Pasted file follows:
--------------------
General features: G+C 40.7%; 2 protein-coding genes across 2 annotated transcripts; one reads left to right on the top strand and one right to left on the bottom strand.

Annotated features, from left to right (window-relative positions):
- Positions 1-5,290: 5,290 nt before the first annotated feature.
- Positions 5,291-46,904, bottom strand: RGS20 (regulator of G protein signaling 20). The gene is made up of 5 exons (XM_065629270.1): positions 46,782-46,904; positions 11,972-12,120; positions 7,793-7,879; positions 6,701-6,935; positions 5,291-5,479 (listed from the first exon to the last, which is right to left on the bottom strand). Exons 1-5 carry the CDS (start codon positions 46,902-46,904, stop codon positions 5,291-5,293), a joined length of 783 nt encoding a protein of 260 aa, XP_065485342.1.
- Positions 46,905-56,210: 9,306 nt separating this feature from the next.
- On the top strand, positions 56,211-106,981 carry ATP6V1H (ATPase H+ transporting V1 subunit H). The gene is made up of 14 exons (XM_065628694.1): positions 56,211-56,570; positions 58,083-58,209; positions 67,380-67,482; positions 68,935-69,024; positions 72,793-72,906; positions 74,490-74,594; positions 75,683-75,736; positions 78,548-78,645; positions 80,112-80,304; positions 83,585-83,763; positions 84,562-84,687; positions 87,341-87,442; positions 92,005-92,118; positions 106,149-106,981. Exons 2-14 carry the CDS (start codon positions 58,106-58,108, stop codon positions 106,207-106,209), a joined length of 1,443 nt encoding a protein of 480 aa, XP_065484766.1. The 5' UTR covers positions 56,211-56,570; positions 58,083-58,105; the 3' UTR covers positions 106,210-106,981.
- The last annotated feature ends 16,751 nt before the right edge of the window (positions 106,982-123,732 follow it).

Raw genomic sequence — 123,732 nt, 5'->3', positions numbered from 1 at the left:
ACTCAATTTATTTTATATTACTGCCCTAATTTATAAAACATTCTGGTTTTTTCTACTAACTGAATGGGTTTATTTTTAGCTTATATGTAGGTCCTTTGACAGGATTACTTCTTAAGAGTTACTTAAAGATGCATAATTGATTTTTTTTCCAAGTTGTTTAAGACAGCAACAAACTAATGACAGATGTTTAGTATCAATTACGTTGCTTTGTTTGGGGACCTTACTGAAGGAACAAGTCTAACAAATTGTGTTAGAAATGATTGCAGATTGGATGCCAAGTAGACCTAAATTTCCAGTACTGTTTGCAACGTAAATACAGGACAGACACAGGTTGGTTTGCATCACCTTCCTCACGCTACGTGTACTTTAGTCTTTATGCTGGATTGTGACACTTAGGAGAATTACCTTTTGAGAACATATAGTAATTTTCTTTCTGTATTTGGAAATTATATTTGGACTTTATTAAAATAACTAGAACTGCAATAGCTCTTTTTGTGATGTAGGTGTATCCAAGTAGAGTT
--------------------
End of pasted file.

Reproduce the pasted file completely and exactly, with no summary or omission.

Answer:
General features: G+C 40.7%; 2 protein-coding genes across 2 annotated transcripts; one reads left to right on the top strand and one right to left on the bottom strand.

Annotated features, from left to right (window-relative positions):
- Positions 1-5,290: 5,290 nt before the first annotated feature.
- Positions 5,291-46,904, bottom strand: RGS20 (regulator of G protein signaling 20). The gene is made up of 5 exons (XM_065629270.1): positions 46,782-46,904; positions 11,972-12,120; positions 7,793-7,879; positions 6,701-6,935; positions 5,291-5,479 (listed from the first exon to the last, which is right to left on the bottom strand). Exons 1-5 carry the CDS (start codon positions 46,902-46,904, stop codon positions 5,291-5,293), a joined length of 783 nt encoding a protein of 260 aa, XP_065485342.1.
- Positions 46,905-56,210: 9,306 nt separating this feature from the next.
- On the top strand, positions 56,211-106,981 carry ATP6V1H (ATPase H+ transporting V1 subunit H). The gene is made up of 14 exons (XM_065628694.1): positions 56,211-56,570; positions 58,083-58,209; positions 67,380-67,482; positions 68,935-69,024; positions 72,793-72,906; positions 74,490-74,594; positions 75,683-75,736; positions 78,548-78,645; positions 80,112-80,304; positions 83,585-83,763; positions 84,562-84,687; positions 87,341-87,442; positions 92,005-92,118; positions 106,149-106,981. Exons 2-14 carry the CDS (start codon positions 58,106-58,108, stop codon positions 106,207-106,209), a joined length of 1,443 nt encoding a protein of 480 aa, XP_065484766.1. The 5' UTR covers positions 56,211-56,570; positions 58,083-58,105; the 3' UTR covers positions 106,210-106,981.
- The last annotated feature ends 16,751 nt before the right edge of the window (positions 106,982-123,732 follow it).

Raw genomic sequence — 123,732 nt, 5'->3', positions numbered from 1 at the left:
ACTCAATTTATTTTATATTACTGCCCTAATTTATAAAACATTCTGGTTTTTTCTACTAACTGAATGGGTTTATTTTTAGCTTATATGTAGGTCCTTTGACAGGATTACTTCTTAAGAGTTACTTAAAGATGCATAATTGATTTTTTTTCCAAGTTGTTTAAGACAGCAACAAACTAATGACAGATGTTTAGTATCAATTACGTTGCTTTGTTTGGGGACCTTACTGAAGGAACAAGTCTAACAAATTGTGTTAGAAATGATTGCAGATTGGATGCCAAGTAGACCTAAATTTCCAGTACTGTTTGCAACGTAAATACAGGACAGACACAGGTTGGTTTGCATCACCTTCCTCACGCTACGTGTACTTTAGTCTTTATGCTGGATTGTGACACTTAGGAGAATTACCTTTTGAGAACATATAGTAATTTTCTTTCTGTATTTGGAAATTATATTTGGACTTTATTAAAATAACTAGAACTGCAATAGCTCTTTTTGTGATGTAGGTGTATCCAAGTAGAGTT